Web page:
Your Hearing Aids Need to be Checked Regularly, But How Often?

Earbuds can really harm your hearing. When to get a hearing test.

It’s not necessary to feel like your alone if you haven’t had a hearing exam since you were a kid. Regrettably, we have a tendency to treat hearing loss reactively instead of proactively, and a normal adult physical typically doesn’t include a hearing test. As a matter of fact, even when they recognize they have hearing loss, the majority of people disregard it for as many as seven years which can significantly affect your health. In fact, untreated hearing loss has been proven to increase your healthcare costs over the years.

The good news, hearing exams are easy, painless, and provide a wide range of information for our professionals to assist you, both for diagnosing hearing problems and assessing whether interventions like hearing aids are working. When you were a child, you might recall the audiometry test from school, but a full hearing test will give you a clearer understanding of your hearing without a lollipop or sticker.

It’s important that you regularly get your hearing examined even though you may not typically give your hearing as much attention as your teeth or eyes. You might not recognize something wrong with your hearing for a long time. Hearing loss often happens gradually, and the sooner you detect a problem with your hearing, the sooner you may be able to fix it.

When Should You Get Examined?

All infants should be screened for hearing loss, and usually, the hospital handles that before they are released. The American Academy of Pediatrics recommends that children undergo formal hearing tests when they are 4, 5, 6, 8 and 10 years old and that teenagers should have hearing exams during wellness appointments with their doctors.

It’s recommended that if you are in between the ages of 18 and 49, you get your hearing checked every five years and then, as you get older, more often. You need to get tested every three years if you are 46 to 60 years old and then every two years after you turn 60. But you may need to get checked more frequently. The regularity with which you need to get checked will ultimately depend on your specific situation. You should get your hearing examined immediately if you find that it isn’t as good as it once was. Quite a few health concerns are associated with neglected hearing loss, like increased chance of falling, cognitive decline, and depression. Your capacity to work effectively and your relationships can also be influenced.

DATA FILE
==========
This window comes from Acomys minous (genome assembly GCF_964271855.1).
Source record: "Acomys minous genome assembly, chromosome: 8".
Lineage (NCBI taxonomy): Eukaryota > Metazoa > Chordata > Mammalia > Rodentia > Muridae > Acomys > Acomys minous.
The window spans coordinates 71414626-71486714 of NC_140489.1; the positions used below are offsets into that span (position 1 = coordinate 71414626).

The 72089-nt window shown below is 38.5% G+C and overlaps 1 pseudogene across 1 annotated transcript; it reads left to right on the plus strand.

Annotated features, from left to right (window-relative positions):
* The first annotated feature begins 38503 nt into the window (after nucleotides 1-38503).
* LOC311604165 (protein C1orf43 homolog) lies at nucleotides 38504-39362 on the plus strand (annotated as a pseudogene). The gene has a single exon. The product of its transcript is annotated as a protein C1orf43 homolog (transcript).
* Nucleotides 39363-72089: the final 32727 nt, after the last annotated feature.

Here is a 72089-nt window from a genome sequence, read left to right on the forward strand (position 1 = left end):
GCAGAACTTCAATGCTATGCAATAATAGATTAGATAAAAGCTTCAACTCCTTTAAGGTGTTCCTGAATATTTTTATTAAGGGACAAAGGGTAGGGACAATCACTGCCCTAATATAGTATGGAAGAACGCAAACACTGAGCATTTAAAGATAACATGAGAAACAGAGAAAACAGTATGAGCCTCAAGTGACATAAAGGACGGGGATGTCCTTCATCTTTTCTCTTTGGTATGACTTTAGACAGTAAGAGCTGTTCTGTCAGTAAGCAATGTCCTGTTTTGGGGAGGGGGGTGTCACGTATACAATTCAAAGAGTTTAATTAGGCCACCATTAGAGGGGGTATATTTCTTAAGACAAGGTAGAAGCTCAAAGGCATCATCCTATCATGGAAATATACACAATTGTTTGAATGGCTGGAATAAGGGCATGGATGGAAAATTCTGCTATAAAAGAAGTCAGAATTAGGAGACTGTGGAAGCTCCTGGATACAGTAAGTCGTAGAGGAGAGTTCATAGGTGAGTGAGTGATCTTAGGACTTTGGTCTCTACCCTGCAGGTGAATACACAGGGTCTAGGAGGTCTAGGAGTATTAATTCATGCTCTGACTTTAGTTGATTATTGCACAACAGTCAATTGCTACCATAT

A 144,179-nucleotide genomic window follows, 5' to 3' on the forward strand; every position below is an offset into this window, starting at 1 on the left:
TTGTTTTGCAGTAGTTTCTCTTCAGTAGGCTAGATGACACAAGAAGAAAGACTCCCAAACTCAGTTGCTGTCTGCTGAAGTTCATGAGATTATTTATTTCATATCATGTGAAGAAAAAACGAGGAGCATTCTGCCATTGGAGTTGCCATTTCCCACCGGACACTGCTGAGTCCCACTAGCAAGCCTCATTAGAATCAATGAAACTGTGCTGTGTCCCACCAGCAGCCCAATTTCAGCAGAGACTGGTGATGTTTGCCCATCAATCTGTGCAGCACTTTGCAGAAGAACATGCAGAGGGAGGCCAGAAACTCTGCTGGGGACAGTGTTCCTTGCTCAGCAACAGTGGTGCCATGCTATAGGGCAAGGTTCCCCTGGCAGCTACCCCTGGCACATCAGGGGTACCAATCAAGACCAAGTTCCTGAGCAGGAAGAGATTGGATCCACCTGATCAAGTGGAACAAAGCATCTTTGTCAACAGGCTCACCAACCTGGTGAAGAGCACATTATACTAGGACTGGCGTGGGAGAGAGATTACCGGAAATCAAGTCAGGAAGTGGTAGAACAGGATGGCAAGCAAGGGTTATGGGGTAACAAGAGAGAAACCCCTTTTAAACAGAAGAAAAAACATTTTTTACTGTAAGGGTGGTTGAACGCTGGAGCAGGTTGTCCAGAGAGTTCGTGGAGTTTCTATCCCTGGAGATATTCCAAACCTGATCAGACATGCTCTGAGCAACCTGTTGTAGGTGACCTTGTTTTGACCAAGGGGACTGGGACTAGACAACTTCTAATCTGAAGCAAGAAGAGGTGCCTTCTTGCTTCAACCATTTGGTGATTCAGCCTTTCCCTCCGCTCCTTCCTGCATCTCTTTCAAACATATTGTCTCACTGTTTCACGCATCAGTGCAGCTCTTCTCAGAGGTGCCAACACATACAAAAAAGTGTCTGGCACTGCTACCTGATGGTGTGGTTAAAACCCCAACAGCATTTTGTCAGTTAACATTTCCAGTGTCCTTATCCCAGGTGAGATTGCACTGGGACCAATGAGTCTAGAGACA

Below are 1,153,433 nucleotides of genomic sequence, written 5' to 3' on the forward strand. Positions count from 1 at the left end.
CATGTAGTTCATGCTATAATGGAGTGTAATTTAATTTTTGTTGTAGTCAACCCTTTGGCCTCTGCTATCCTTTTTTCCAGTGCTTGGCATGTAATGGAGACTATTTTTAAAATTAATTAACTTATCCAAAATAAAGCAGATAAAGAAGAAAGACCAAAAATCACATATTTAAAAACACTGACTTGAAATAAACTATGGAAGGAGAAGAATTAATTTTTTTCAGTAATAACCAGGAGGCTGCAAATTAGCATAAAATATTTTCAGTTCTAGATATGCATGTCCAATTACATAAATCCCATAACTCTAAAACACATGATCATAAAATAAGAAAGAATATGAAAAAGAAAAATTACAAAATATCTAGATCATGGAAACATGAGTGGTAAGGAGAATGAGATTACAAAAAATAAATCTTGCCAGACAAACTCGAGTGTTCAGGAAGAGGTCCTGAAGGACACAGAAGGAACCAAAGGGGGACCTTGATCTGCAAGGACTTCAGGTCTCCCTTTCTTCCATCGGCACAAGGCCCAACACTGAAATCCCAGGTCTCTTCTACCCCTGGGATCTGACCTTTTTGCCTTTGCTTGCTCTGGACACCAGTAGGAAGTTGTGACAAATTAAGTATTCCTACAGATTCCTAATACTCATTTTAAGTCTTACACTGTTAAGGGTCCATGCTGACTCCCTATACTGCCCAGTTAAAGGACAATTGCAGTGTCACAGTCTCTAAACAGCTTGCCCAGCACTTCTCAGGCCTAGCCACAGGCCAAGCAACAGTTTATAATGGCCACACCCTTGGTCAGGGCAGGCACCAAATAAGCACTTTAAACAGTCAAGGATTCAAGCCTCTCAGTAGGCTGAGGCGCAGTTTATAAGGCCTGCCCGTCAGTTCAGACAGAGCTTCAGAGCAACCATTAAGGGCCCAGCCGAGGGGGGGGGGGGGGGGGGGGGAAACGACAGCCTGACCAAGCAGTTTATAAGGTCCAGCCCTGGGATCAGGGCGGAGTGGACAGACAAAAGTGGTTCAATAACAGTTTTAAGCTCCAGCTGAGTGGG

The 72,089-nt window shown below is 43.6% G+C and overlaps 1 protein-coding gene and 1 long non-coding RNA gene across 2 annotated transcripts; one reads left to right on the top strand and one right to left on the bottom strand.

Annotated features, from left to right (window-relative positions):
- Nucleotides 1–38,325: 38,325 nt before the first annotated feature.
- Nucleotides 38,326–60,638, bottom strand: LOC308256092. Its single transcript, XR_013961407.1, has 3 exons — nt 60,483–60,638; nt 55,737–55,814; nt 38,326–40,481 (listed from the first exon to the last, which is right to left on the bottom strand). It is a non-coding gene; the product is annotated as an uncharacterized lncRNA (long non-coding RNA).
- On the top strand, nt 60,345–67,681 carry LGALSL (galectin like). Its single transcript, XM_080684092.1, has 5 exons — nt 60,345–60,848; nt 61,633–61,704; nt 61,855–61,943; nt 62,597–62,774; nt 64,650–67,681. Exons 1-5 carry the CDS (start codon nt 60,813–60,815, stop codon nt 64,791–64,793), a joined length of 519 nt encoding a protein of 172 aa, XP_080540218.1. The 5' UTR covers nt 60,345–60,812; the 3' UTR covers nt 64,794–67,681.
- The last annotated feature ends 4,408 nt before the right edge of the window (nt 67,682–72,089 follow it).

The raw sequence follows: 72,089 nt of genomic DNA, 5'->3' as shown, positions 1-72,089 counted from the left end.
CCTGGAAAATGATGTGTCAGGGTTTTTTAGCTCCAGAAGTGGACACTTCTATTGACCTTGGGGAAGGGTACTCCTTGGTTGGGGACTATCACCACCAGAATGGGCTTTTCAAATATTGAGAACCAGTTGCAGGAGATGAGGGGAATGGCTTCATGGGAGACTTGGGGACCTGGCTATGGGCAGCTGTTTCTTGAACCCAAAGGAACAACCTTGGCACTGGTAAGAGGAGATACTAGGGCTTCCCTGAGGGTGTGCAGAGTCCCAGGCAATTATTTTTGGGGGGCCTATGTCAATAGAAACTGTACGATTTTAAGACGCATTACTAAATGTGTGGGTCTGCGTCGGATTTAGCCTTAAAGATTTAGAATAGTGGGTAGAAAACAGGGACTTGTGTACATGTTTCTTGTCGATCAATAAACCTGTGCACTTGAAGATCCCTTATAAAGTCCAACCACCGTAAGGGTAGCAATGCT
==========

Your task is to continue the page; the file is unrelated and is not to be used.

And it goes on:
And you should get a hearing test, in some circumstances, as soon as you can if you have hearing loss that is getting quickly worse. The following scenarios indicate that you should get a hearing test immediately:

  • You are experiencing a constant ringing in your ears
  • You are unable to hear conversations, particularly when in crowded areas
  • You are experiencing vertigo
  • You find yourself having to constantly ask people to repeat themselves
  • It is difficult to pinpoint where sounds are coming from
  • Your ear was infected, or there was a buildup of earwax

Whether you are at risk of hearing loss is another factor. You should have your hearing examined more often, as an example, if you are exposed to loud noise or if hearing loss runs in your family.

There are also over 200 ototoxic medicines. From Aspirin to some antibiotics, these medications can be very bad for your hearing. Consult your doctor to make sure any medicines you are taking aren’t impacting your hearing. Think about getting your hearing tested more frequently in order to address any hearing loss immediately if you are taking any ototoxic medications.

Also, consider your habits and whether they might contribute to hearing loss. Are you using earbuds regularly? Hearing loss has noticeably increased in younger people, and many experts believe that this is because of the use of headphones and earbuds. Loud concerts, shows, or machinery can also do appreciable harm to your hearing. Schedule your hearing exam today if it’s time for you to have your hearing tested.

The site information is for educational and informational purposes only and does not constitute medical advice. To receive personalized advice or treatment, schedule an appointment.